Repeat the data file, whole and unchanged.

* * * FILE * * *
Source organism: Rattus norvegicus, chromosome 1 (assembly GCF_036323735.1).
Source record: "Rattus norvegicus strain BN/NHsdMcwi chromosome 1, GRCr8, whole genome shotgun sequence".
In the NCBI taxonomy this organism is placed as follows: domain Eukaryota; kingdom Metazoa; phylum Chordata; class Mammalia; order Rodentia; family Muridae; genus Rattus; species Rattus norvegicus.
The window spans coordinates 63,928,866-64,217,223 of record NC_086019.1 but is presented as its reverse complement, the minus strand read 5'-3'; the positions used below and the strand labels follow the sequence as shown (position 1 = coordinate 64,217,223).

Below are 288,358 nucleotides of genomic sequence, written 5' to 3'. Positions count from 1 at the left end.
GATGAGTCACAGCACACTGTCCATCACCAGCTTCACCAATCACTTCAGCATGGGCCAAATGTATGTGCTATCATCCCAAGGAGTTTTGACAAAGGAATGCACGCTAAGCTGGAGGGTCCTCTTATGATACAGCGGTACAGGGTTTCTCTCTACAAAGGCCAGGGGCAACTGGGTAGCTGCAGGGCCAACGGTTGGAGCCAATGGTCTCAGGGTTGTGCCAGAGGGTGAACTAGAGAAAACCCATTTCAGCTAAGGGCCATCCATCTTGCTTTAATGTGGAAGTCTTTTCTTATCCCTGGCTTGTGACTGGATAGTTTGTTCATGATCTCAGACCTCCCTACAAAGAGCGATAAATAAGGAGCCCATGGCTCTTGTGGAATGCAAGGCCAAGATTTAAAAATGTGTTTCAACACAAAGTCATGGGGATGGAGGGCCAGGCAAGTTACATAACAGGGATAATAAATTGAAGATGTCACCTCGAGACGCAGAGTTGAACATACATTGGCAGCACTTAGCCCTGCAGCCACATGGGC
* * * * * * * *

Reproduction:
Source organism: Rattus norvegicus, chromosome 1 (assembly GCF_036323735.1).
Source record: "Rattus norvegicus strain BN/NHsdMcwi chromosome 1, GRCr8, whole genome shotgun sequence".
In the NCBI taxonomy this organism is placed as follows: domain Eukaryota; kingdom Metazoa; phylum Chordata; class Mammalia; order Rodentia; family Muridae; genus Rattus; species Rattus norvegicus.
The window spans coordinates 63,928,866-64,217,223 of record NC_086019.1 but is presented as its reverse complement, the minus strand read 5'-3'; the positions used below and the strand labels follow the sequence as shown (position 1 = coordinate 64,217,223).

Below are 288,358 nucleotides of genomic sequence, written 5' to 3'. Positions count from 1 at the left end.
GATGAGTCACAGCACACTGTCCATCACCAGCTTCACCAATCACTTCAGCATGGGCCAAATGTATGTGCTATCATCCCAAGGAGTTTTGACAAAGGAATGCACGCTAAGCTGGAGGGTCCTCTTATGATACAGCGGTACAGGGTTTCTCTCTACAAAGGCCAGGGGCAACTGGGTAGCTGCAGGGCCAACGGTTGGAGCCAATGGTCTCAGGGTTGTGCCAGAGGGTGAACTAGAGAAAACCCATTTCAGCTAAGGGCCATCCATCTTGCTTTAATGTGGAAGTCTTTTCTTATCCCTGGCTTGTGACTGGATAGTTTGTTCATGATCTCAGACCTCCCTACAAAGAGCGATAAATAAGGAGCCCATGGCTCTTGTGGAATGCAAGGCCAAGATTTAAAAATGTGTTTCAACACAAAGTCATGGGGATGGAGGGCCAGGCAAGTTACATAACAGGGATAATAAATTGAAGATGTCACCTCGAGACGCAGAGTTGAACATACATTGGCAGCACTTAGCCCTGCAGCCACATGGGC